A Panther in Winter
Long after most '60s radicals have warily entered the mainstream, Turé, onetime Black Panther and chairman of the Student Nonviolent Coordinating Committee, remains an unreconstructed rebel. He is still a black separatist who proselytizes for a unified socialist Africa and expects America's dispossessed to overthrow the capitalist system one day. "No question, the revolution will come," he says.
Now Turé must use that unflagging optimism to battle his illness. On a trip to Miami earlier this year to visit his mother, retired domestic worker Mabel Carmichael, 77, and sister Nagib Malik, 48, a psychiatric nurse, Turé felt a sharp pain in his right leg. By the time he reached New York City for a speaking engagement in early February, the throbbing had grown serious. Turé was diagnosed at Columbia-Presbyterian Medical Center. Friends, including Stevie Wonder and Washington Mayor Marion Barry, have helped pay for several weeks of apparently successful radiation therapy, although Turé's doctors haven't ruled out surgery. "He's in high spirits and he's surrounded by positive people," says Malik, who spends four days a week caring for her brother in New York.
For Turé the trip is a homecoming of sorts. Born in Trinidad in 1941, he emigrated to Harlem at 11, joining his parents—Mabel Charles and the late Adolphus Carmichael, a carpenter. Although he read Marx in high school, Turé traces his political awakening to 1960, the year he graduated. "One night, when I saw those kids on TV getting back up on the lunch-counter stools after being knocked off them, sugar in their eyes, ketchup in their hair—well, something happened to me," he said. "Suddenly I was burning."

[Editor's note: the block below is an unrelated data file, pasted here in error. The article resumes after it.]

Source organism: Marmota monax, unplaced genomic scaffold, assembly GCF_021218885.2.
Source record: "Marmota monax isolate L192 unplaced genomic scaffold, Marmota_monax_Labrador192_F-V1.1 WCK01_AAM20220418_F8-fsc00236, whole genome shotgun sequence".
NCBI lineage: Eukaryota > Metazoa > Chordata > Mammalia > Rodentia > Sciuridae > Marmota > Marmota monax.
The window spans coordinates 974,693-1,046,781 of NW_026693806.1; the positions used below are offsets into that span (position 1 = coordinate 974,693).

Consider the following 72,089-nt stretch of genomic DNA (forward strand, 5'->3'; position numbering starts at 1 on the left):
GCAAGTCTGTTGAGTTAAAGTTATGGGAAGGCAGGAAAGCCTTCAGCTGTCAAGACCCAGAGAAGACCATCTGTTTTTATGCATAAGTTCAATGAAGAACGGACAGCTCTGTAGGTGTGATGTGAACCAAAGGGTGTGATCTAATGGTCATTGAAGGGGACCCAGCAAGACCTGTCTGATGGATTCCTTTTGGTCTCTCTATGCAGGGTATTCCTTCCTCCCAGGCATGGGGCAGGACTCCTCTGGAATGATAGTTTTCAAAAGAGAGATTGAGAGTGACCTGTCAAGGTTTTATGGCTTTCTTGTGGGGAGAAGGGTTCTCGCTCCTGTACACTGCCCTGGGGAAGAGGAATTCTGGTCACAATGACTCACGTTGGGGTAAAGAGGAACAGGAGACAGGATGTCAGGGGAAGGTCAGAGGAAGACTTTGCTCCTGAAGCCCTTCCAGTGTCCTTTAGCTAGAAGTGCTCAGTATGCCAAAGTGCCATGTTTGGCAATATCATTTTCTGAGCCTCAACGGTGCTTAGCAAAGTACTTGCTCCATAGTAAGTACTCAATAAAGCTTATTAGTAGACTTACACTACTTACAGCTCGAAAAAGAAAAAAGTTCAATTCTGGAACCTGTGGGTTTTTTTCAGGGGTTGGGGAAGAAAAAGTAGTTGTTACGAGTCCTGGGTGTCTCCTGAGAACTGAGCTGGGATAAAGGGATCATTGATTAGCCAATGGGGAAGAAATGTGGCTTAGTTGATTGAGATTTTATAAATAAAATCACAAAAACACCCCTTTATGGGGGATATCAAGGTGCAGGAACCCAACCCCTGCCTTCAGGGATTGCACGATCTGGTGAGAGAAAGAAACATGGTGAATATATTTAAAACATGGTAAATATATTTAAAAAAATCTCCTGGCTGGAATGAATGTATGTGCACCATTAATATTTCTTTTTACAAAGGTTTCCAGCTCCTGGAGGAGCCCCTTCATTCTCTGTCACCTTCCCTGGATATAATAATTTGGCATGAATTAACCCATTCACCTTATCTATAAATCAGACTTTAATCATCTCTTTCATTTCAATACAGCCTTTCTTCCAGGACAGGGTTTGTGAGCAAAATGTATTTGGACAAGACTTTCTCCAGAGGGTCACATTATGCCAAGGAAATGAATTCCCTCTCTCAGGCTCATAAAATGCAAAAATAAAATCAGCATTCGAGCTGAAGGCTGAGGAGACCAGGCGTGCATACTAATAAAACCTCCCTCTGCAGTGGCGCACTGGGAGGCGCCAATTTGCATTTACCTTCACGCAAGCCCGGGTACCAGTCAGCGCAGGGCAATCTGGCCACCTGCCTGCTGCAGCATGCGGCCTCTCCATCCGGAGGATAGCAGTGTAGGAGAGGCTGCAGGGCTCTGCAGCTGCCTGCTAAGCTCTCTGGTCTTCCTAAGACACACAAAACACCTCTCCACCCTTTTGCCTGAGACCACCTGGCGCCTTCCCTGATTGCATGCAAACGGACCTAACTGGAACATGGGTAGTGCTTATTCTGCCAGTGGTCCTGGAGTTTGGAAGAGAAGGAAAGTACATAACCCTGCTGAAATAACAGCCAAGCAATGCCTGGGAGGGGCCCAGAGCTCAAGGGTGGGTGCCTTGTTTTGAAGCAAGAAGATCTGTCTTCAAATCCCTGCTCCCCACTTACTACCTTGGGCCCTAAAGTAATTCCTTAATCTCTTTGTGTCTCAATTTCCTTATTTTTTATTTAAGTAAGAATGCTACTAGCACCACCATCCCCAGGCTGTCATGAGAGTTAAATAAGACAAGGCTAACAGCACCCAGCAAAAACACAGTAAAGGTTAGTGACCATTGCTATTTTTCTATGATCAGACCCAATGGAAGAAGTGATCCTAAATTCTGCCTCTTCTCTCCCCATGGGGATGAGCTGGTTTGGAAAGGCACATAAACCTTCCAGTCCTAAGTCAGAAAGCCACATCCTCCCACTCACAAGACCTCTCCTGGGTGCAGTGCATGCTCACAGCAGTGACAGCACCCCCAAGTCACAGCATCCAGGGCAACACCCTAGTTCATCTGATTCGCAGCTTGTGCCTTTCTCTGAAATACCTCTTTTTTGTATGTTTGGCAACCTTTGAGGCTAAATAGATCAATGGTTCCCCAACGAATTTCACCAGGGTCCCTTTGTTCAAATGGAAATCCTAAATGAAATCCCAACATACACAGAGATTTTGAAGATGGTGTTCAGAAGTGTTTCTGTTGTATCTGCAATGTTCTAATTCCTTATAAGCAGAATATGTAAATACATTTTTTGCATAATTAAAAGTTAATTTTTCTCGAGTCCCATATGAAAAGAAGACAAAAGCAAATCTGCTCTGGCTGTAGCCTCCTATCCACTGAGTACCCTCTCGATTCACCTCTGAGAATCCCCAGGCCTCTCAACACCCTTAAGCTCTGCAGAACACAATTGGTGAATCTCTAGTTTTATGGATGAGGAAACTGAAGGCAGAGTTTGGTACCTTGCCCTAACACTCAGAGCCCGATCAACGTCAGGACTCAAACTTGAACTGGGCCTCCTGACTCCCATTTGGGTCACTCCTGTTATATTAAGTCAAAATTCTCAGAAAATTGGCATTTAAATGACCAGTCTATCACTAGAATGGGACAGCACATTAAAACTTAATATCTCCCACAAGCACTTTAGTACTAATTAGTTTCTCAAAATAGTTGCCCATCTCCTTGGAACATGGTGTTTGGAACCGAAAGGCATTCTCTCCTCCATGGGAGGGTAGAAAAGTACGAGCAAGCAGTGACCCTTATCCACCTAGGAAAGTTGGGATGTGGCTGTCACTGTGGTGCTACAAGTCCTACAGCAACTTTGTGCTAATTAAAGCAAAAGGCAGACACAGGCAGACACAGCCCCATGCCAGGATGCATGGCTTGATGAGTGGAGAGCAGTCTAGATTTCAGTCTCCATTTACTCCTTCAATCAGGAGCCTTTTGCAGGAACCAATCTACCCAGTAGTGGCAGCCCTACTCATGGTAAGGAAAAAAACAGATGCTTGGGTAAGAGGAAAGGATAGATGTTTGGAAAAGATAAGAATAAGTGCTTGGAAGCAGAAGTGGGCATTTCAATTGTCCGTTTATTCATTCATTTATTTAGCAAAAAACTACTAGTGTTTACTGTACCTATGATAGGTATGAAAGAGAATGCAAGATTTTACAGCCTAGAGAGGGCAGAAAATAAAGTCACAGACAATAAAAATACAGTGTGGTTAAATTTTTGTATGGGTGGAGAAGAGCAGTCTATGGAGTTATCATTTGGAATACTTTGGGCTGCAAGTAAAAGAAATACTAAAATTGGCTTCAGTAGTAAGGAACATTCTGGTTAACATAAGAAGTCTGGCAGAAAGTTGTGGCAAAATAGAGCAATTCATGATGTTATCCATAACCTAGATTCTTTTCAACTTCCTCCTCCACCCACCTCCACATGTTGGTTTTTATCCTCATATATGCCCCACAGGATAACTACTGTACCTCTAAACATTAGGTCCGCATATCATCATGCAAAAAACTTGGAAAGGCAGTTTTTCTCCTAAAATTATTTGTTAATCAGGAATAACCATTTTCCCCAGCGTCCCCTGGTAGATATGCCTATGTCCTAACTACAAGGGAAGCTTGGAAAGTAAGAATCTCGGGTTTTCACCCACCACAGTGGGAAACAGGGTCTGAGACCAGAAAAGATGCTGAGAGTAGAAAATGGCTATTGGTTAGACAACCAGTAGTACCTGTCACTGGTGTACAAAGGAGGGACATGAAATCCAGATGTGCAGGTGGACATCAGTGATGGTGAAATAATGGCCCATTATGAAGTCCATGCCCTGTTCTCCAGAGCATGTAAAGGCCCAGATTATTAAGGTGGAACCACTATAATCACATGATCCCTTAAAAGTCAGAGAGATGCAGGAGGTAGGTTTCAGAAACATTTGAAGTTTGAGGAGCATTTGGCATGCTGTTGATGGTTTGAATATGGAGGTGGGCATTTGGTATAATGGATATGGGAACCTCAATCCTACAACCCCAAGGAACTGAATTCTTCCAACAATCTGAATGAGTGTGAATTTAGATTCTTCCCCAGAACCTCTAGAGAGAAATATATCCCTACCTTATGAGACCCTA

While attending Howard University, where he majored in philosophy, Turé took his first Freedom Ride, protesting southern state laws that forbade blacks to use white facilities; when the bus reached Mississippi he was arrested for the first of 35 times during the civil rights struggle. He was elected chairman of SNCC in 1966 and became prime minister of the Panthers a year later. Eventually, Turé's increasingly militant, separatist rhetoric led to clashes with older civil rights leaders, including Martin Luther King. Turé, however, found his own audience among poor urban blacks. In 1969 he also split with the Panthers, which had begun cooperating with sympathetic whites.
To escape what he called police harassment, Turé and his first wife, South African singer Miriam Makeba, moved into the book-filled home on the Guinean coast where he still lives. It became a regular meeting place for advocates of a socialist Africa. (Carmichael renamed himself after two of the movement's leaders: the late Guinean president Sékou Touré and the exiled former president of Ghana, Kwame Nkrumah.) After Turé and Makeba divorced in 1978, he married Guinean physician Marlyatou Barry, now 41, with whom he has a son, Boca Biro, 14. They divorced in 1992.
Yet Turé has never severed ties with America. Although he has worked since 1969 for Sékou Touré's Marxist political party—most recently as a youth coordinator—he still visits the U.S. annually, seeking to recruit a new generation to his cause and remaining, to admirers, a symbol of stubborn, principled constancy. "I'm one of the few left," says Turé, "who has remained faithful to our goals."
RON ARIAS in New York City